The most obvious problem Nola has dealt with is being victimized by the home run ball. The first pitch he threw against the Rockies last Saturday, Charlie Blackmon deposited over the right-center field wall, one of seven home runs that Nola has already surrendered in 2019. In 11 starts between September of 2018 and March/April of 2019, Nola has given up 11 home runs. In Nola’s first 27 starts of 2019, he allowed eight total home runs.

The concept of launch angle is scoffed at by some more traditional baseball fans and observers that are hesitant to embrace sabermetrics. And as the Phillies learned with Scott Kingery a year ago, using a one-size-fits-all approach for developing hitters isn’t smart. But hitters have adjusted their average launch angle against Nola, which has likely led to the drastic increase in home runs allowed. A year ago, the average launch angle hitters used against Nola was 8.0. Through his first five starts in 2019, the average launch angle hitters are using against Nola is 10.1. Launch angle may not be the most interesting topic, but it’s unavoidable in this discussion – the average launch angle against Nola in his career is 7.8. The difference in a few degrees is major.

Interestingly, Nola’s meatball percentage – yes, that’s a real statistic that is tracked – is currently at 6.6 percent, which would actually be a career-low. So too, though, is the percentage of pitches classified as meatballs that Nola throws that opponents are swinging at.

Nola also simply isn’t getting ahead in counts like he has in the past. A season ago, he threw a first pitch strike in 69 percent of at-bats. That’s down to 50 percent in 2019. Nola’s career average of first pitch swings is 26.7 percent. In his All-Star season a year ago, Nola got opposing batters to swing on 28 percent of first pitches. This season, opponents are swing at just 19.3 percent of first pitches. Again, five starts is still a relatively small sample size, but it’s not so small that having this discussion is silly.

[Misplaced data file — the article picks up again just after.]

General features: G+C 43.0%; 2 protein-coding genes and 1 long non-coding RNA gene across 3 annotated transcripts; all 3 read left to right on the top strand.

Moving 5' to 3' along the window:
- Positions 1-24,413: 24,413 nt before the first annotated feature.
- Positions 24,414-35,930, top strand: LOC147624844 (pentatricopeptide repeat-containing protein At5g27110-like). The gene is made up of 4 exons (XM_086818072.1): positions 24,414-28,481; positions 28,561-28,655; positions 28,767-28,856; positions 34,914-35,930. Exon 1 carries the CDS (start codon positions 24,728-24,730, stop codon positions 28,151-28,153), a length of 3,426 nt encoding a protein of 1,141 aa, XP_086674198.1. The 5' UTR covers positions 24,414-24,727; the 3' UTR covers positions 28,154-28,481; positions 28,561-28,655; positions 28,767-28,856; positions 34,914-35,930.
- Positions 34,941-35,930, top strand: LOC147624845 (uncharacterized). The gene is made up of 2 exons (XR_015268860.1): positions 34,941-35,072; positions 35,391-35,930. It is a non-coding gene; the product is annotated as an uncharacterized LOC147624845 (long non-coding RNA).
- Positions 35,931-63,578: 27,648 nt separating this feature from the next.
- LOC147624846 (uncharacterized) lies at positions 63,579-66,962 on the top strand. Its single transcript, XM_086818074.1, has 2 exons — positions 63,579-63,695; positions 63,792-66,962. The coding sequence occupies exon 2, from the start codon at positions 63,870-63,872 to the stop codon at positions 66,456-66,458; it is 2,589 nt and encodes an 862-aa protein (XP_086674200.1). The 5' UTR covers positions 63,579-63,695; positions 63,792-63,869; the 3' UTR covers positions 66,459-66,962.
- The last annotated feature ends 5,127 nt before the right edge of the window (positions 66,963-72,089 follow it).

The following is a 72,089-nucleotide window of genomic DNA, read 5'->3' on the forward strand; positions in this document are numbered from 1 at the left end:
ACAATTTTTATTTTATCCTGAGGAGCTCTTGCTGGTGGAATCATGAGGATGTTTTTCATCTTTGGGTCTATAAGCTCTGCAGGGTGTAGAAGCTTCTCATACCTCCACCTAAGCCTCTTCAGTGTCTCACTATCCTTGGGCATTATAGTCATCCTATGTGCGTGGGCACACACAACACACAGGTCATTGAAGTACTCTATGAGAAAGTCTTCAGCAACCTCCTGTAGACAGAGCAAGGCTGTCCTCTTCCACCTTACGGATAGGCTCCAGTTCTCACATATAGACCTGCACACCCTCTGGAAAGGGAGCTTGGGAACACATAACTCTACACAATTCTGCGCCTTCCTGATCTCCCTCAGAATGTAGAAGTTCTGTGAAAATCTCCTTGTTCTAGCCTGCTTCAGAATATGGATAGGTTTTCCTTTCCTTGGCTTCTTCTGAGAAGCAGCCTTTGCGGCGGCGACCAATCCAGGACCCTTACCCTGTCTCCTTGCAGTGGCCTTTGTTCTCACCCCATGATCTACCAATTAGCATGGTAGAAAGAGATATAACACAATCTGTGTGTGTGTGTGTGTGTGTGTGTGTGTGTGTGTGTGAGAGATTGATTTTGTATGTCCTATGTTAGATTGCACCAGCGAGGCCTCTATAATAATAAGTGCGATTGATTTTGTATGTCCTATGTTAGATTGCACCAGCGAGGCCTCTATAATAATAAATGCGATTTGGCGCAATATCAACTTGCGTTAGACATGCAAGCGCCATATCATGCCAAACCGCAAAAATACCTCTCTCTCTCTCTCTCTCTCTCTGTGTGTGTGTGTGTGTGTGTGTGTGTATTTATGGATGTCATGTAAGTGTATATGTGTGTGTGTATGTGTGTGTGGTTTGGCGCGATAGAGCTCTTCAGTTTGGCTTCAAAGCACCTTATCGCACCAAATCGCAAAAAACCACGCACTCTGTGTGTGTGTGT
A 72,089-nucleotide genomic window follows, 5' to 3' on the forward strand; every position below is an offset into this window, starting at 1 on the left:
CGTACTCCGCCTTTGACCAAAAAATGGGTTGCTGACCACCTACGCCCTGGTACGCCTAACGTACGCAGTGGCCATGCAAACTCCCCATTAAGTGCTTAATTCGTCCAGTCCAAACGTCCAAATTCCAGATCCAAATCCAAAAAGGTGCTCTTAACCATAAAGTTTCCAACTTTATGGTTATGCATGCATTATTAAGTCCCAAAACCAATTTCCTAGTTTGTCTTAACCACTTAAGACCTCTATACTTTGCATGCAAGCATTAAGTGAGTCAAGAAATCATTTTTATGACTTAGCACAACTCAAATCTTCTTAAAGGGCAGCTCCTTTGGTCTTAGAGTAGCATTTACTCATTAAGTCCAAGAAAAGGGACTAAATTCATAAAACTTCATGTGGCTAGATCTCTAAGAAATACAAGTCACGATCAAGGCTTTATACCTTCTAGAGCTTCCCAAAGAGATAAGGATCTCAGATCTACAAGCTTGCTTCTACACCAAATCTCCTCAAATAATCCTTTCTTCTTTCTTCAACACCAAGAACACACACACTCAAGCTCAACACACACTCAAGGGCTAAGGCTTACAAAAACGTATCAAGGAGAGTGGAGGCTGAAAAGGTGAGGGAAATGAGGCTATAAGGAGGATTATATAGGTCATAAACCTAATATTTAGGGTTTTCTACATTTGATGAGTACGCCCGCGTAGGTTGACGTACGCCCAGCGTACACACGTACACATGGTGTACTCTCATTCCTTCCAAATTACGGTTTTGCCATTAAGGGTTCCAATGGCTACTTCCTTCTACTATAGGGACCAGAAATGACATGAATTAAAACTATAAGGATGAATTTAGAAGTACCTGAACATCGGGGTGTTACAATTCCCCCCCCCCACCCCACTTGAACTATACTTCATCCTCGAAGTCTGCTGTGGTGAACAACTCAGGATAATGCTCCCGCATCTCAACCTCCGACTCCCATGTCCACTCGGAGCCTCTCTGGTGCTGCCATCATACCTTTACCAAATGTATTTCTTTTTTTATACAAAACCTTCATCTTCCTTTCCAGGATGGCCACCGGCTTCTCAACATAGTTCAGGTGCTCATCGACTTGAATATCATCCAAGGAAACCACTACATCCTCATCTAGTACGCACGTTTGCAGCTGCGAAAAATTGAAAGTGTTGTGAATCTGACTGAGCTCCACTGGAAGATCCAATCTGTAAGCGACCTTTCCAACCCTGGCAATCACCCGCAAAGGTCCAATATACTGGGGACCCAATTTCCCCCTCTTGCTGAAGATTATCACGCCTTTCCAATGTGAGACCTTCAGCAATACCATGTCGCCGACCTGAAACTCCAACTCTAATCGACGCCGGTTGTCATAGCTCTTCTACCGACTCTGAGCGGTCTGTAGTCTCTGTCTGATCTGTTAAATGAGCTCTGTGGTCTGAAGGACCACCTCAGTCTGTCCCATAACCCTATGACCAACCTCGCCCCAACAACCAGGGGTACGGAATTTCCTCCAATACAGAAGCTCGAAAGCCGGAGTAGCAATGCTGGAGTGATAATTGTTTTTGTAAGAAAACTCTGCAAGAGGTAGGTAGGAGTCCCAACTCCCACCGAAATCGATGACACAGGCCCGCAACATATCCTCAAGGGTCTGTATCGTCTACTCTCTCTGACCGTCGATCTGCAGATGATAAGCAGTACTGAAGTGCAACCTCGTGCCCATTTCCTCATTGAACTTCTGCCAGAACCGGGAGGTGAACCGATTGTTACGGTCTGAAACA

The Phillies obviously don’t want Nola to be injured, but an injury would explain why he’s struggled so much to open the 2019 season. Perhaps Nola is dealing with a mechanical issue, though there isn’t any evidence that his release point has drastically changed from his career averages. There isn’t an easy answer to why Nola is struggling. As part of league wide adjustments, hitters are being more patient against Nola, and that’s affected how he’s attacked opponents. Great pitchers constantly find ways to out-adjust the rest of the league, a task that now faces Nola.

Jason Ferrie of Phillies Nation contributed to this piece. 

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2 Comments

2 Comments

  1. Jeff Orbach

    April 24, 2019 at 8:52 am

    Is it possible that the increase in velocity for the sinker means it doesn’t sink as much?

  2. Keg

    April 24, 2019 at 9:09 am

    That’s exactly what I was thinking, Jeff. We’ve all known for years that most (sinker/2 seamers) are more effective when thrown slightly below average pitch velocity. Most pitchers who use those pitches are usually better on shorter rest.
    I wouldn’t worry about him any way. He’ll come around. Once he starts getting ahead of batters again.